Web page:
Few homes bring forth the exquisite beauty of industrial style like old factory and warehouse conversions which elegantly blend the classic factory features with the flowing aesthetics of a modern home.
The entire villa was built taking into account the captivating backdrop and its design ensures that its footprint is kept to a minimum. Creating a harmonious synergy between contrasting design styles and elements this is a getaway that offers the best of both worlds!
The iconic Malibu beach brings to mind images of sunshine surf and a world of affluence that is almost unmatched. Arguably the hottest real estate on the Pacific coastline it is home to stars and celebrities and “the BU” is indeed the place to be once summer hits the Sunshine state!
Classics such as the and the Artemide Nesso lamp in the living room and Tulip tables and chairs in the dining room ensure that everything looks both curated and classy despite the invigorating mash up of styles.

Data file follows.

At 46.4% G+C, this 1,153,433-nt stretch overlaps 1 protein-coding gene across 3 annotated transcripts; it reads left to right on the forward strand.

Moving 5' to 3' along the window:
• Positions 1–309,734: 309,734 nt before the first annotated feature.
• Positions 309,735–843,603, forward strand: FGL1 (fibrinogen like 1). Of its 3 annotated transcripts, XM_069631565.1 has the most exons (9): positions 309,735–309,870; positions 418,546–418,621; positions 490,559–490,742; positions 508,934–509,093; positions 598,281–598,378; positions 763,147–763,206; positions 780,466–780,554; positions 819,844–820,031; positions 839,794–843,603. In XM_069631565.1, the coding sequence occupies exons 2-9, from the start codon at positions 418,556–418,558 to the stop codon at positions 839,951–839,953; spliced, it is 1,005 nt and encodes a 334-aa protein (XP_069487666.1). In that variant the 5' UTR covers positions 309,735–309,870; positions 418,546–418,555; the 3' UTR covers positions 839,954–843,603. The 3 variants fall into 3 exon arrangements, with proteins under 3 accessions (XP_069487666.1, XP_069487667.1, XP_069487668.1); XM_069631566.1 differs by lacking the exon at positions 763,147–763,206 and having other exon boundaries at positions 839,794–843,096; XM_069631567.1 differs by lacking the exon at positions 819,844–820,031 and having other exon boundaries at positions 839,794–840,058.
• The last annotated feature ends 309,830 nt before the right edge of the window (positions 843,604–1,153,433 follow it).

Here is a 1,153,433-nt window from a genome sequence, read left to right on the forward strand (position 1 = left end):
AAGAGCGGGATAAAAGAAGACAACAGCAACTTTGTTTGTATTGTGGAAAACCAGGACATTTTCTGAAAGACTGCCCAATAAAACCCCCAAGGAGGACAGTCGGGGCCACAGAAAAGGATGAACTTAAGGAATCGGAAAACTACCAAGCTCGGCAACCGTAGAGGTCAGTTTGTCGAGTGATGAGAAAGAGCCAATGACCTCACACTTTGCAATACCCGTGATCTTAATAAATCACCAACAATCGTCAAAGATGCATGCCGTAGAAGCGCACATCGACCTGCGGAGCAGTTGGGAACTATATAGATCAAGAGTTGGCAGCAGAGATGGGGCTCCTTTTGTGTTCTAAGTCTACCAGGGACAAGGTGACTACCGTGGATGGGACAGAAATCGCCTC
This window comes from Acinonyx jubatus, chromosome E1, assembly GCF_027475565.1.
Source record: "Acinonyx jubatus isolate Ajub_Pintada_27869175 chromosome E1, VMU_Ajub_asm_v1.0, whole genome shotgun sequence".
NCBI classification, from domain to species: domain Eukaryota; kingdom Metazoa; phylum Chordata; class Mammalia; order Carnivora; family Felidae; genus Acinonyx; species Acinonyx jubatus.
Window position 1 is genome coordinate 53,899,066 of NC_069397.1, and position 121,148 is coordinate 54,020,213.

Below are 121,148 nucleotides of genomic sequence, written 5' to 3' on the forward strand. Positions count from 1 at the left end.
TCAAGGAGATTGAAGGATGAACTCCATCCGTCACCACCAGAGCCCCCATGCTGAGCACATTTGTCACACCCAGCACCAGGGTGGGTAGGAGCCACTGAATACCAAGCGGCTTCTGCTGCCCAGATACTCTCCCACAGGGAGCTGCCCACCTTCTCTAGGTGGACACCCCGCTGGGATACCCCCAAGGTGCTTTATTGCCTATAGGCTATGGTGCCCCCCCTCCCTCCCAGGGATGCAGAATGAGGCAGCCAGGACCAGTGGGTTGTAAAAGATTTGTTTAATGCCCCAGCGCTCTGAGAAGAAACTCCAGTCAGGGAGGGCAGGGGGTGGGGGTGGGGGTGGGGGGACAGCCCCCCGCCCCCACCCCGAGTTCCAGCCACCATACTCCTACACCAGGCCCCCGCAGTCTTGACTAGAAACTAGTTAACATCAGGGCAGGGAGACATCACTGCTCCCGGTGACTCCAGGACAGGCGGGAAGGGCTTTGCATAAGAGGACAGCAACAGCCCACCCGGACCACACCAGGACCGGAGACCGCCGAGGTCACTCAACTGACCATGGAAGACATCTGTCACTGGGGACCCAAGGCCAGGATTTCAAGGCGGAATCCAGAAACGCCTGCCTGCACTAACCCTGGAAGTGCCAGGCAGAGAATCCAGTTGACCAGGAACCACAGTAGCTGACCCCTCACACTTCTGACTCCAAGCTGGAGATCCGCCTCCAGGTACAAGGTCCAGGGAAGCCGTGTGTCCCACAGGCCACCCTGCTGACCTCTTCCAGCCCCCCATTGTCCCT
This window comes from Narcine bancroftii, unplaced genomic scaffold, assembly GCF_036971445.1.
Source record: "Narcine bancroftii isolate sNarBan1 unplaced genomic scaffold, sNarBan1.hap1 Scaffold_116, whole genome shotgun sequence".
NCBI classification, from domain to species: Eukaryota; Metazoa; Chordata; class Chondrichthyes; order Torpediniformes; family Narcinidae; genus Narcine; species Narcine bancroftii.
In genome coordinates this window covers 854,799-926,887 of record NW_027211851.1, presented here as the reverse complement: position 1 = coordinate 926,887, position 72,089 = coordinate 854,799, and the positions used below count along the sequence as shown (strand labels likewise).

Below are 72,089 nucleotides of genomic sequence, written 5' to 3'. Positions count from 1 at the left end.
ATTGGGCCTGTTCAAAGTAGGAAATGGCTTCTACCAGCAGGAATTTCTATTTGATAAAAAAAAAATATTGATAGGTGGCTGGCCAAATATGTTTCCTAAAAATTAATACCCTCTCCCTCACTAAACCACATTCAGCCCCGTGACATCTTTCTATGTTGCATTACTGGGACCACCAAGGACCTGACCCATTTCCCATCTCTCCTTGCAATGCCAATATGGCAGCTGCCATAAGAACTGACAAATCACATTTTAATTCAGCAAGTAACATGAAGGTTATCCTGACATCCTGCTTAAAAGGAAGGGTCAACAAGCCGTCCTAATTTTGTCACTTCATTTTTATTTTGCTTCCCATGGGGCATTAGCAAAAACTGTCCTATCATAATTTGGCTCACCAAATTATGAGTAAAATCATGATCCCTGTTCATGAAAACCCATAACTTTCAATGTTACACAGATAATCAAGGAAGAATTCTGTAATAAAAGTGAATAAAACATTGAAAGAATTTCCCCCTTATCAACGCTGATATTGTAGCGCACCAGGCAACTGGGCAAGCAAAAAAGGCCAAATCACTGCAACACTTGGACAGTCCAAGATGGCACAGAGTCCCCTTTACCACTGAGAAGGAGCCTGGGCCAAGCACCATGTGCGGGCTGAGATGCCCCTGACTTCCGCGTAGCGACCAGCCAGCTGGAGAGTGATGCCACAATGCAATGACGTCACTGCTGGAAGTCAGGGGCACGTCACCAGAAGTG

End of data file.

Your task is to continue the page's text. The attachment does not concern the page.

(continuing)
In designing this hexagonal home in Toyota Japan Katsutoshi Sasaki + Associates separated the roof from the exterior wall using clerestory windows. In doing so the architects afforded the homeowner views of the sky from the entire circumference of the house.
Brought to life by Kim Alexander Builders the breezy home is spread across and comes with a gorgeous living area kitchen dining space and a cozy bedroom. The cantilevered structure of the home offers wonderful views of the landscape that surround the lot even as the large porches extend the living area outdoors. Plenty of greenery around the dwelling gives it the appeal of a relaxing holiday home and large glass windows and doors aid in blurring the line between the interior and the garden outside.
The much applauded and somewhat enigmatic Giant’s Causeway Visitor Centre was designed by Dublin-based Heneghan Peng Architects. The centre’s sloping grass roof cleverly affords sweeping views of Ireland’s craggy north Antrim coastline. Blending with the surrounding topography the roof allows visitors to walk over the building and includes window panels that expose glimpses of the exhibition space below.